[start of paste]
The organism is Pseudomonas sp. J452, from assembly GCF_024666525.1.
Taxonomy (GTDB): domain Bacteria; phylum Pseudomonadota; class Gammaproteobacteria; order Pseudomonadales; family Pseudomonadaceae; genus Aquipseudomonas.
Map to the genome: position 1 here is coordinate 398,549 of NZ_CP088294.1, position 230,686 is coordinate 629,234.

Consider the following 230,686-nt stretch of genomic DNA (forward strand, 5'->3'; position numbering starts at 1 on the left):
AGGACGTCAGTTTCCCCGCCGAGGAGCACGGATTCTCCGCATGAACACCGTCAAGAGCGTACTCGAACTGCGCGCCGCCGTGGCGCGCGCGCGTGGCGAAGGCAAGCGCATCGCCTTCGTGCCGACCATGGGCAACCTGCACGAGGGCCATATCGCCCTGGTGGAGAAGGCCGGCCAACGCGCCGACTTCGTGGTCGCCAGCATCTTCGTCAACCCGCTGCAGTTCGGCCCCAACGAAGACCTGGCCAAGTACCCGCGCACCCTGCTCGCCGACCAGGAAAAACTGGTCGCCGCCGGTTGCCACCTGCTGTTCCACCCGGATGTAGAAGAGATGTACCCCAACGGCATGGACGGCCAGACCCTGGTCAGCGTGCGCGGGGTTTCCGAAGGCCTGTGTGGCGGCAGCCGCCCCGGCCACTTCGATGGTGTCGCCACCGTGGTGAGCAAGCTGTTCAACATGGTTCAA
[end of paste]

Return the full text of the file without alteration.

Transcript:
The organism is Pseudomonas sp. J452, from assembly GCF_024666525.1.
Taxonomy (GTDB): domain Bacteria; phylum Pseudomonadota; class Gammaproteobacteria; order Pseudomonadales; family Pseudomonadaceae; genus Aquipseudomonas.
Map to the genome: position 1 here is coordinate 398,549 of NZ_CP088294.1, position 230,686 is coordinate 629,234.

Consider the following 230,686-nt stretch of genomic DNA (forward strand, 5'->3'; position numbering starts at 1 on the left):
AGGACGTCAGTTTCCCCGCCGAGGAGCACGGATTCTCCGCATGAACACCGTCAAGAGCGTACTCGAACTGCGCGCCGCCGTGGCGCGCGCGCGTGGCGAAGGCAAGCGCATCGCCTTCGTGCCGACCATGGGCAACCTGCACGAGGGCCATATCGCCCTGGTGGAGAAGGCCGGCCAACGCGCCGACTTCGTGGTCGCCAGCATCTTCGTCAACCCGCTGCAGTTCGGCCCCAACGAAGACCTGGCCAAGTACCCGCGCACCCTGCTCGCCGACCAGGAAAAACTGGTCGCCGCCGGTTGCCACCTGCTGTTCCACCCGGATGTAGAAGAGATGTACCCCAACGGCATGGACGGCCAGACCCTGGTCAGCGTGCGCGGGGTTTCCGAAGGCCTGTGTGGCGGCAGCCGCCCCGGCCACTTCGATGGTGTCGCCACCGTGGTGAGCAAGCTGTTCAACATGGTTCAA